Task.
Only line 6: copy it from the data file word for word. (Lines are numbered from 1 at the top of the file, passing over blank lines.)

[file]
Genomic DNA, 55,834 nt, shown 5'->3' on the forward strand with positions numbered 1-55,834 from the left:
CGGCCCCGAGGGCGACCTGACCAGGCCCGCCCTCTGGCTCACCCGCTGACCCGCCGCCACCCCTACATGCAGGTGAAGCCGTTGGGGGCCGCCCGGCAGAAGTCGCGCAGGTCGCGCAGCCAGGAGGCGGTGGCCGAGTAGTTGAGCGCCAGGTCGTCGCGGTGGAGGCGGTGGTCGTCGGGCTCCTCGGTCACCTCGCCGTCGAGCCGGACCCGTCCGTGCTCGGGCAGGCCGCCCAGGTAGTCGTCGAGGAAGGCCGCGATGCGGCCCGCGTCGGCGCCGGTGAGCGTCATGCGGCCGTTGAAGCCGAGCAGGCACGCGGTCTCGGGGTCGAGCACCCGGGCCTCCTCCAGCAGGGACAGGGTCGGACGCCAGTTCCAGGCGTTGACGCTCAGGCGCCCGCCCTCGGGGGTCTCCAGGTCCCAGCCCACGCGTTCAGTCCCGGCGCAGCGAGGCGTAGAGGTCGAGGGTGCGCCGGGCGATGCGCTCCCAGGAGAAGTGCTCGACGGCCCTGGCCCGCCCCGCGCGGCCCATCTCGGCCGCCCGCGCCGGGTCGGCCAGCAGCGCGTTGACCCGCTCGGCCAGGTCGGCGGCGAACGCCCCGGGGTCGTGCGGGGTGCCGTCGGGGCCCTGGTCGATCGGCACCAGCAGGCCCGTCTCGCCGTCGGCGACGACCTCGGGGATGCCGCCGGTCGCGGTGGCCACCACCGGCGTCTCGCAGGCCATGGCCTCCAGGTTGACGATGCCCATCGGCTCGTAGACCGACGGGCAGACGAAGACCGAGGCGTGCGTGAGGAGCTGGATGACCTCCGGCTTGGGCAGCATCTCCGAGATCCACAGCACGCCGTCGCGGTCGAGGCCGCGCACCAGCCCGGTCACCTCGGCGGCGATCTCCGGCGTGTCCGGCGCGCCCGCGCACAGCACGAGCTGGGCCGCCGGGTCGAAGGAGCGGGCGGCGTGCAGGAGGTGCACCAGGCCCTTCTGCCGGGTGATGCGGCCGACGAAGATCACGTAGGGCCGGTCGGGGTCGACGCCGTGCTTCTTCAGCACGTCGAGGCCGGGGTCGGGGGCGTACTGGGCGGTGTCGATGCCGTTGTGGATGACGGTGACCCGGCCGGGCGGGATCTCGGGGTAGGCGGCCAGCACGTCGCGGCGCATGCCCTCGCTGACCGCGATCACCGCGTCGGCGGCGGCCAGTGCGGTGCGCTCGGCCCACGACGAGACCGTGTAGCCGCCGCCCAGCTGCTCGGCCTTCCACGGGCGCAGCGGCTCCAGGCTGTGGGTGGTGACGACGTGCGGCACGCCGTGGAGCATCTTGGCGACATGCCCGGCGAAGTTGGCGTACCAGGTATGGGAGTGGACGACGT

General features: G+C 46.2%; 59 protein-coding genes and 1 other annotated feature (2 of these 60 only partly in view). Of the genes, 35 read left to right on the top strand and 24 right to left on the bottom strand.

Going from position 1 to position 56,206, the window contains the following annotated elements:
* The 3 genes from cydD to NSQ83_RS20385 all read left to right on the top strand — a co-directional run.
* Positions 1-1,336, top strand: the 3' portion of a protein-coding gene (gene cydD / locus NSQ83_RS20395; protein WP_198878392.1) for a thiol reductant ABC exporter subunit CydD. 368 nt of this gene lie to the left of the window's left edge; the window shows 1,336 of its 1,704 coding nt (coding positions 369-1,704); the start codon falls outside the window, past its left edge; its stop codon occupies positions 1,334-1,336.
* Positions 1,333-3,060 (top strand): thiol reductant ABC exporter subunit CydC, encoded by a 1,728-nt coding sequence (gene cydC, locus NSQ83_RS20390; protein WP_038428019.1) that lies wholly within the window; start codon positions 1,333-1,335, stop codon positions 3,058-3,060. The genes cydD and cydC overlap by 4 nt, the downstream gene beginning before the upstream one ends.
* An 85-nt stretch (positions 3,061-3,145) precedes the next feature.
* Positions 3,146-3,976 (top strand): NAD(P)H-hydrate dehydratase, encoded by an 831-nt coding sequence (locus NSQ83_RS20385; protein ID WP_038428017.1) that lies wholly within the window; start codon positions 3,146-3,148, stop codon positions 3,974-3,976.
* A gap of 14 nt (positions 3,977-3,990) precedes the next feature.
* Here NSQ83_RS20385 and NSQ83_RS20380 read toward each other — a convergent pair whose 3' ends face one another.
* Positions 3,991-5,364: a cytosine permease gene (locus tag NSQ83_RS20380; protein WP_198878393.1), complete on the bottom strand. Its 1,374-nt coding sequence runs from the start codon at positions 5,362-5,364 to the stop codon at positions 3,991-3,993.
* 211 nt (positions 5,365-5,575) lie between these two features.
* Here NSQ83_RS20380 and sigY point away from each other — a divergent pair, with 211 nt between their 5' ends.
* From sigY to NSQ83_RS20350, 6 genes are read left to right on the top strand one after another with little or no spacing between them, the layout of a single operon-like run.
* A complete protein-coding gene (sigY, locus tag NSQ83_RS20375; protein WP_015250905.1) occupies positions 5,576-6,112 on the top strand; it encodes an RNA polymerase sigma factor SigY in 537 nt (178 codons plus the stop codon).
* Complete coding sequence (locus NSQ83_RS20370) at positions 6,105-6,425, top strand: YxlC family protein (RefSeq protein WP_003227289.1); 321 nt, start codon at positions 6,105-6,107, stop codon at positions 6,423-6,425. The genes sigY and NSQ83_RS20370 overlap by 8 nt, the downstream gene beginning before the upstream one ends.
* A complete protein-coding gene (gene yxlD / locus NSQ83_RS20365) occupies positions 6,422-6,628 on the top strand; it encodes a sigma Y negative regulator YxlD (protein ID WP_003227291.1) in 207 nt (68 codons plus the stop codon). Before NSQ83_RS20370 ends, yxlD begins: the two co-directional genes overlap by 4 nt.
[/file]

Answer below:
* Positions 1-1,336, top strand: the 3' portion of a protein-coding gene (gene cydD / locus NSQ83_RS20395; protein WP_198878392.1) for a thiol reductant ABC exporter subunit CydD. 368 nt of this gene lie to the left of the window's left edge; the window shows 1,336 of its 1,704 coding nt (coding positions 369-1,704); the start codon falls outside the window, past its left edge; its stop codon occupies positions 1,334-1,336.